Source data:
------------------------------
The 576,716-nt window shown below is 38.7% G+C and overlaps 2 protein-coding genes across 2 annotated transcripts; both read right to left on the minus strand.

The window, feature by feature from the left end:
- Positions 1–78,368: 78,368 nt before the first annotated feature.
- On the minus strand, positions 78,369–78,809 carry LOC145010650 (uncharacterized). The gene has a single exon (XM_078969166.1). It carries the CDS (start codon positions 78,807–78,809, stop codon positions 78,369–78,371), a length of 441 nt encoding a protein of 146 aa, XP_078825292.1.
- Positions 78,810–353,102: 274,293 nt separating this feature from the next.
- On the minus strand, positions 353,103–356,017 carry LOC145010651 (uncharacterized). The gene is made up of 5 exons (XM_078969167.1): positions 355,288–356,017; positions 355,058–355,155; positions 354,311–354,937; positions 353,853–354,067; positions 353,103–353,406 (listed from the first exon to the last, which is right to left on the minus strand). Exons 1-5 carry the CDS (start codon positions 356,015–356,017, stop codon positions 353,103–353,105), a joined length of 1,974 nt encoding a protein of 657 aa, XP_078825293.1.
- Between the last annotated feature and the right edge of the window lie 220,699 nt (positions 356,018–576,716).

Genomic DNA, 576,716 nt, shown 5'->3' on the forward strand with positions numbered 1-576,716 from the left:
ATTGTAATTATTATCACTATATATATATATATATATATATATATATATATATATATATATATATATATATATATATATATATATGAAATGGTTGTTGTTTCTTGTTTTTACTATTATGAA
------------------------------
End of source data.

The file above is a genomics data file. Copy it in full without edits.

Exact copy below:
The 576,716-nt window shown below is 38.7% G+C and overlaps 2 protein-coding genes across 2 annotated transcripts; both read right to left on the minus strand.

The window, feature by feature from the left end:
- Positions 1–78,368: 78,368 nt before the first annotated feature.
- On the minus strand, positions 78,369–78,809 carry LOC145010650 (uncharacterized). The gene has a single exon (XM_078969166.1). It carries the CDS (start codon positions 78,807–78,809, stop codon positions 78,369–78,371), a length of 441 nt encoding a protein of 146 aa, XP_078825292.1.
- Positions 78,810–353,102: 274,293 nt separating this feature from the next.
- On the minus strand, positions 353,103–356,017 carry LOC145010651 (uncharacterized). The gene is made up of 5 exons (XM_078969167.1): positions 355,288–356,017; positions 355,058–355,155; positions 354,311–354,937; positions 353,853–354,067; positions 353,103–353,406 (listed from the first exon to the last, which is right to left on the minus strand). Exons 1-5 carry the CDS (start codon positions 356,015–356,017, stop codon positions 353,103–353,105), a joined length of 1,974 nt encoding a protein of 657 aa, XP_078825293.1.
- Between the last annotated feature and the right edge of the window lie 220,699 nt (positions 356,018–576,716).

Genomic DNA, 576,716 nt, shown 5'->3' on the forward strand with positions numbered 1-576,716 from the left:
ATTGTAATTATTATCACTATATATATATATATATATATATATATATATATATATATATATATATATATATATATATATATATATGAAATGGTTGTTGTTTCTTGTTTTTACTATTATGAA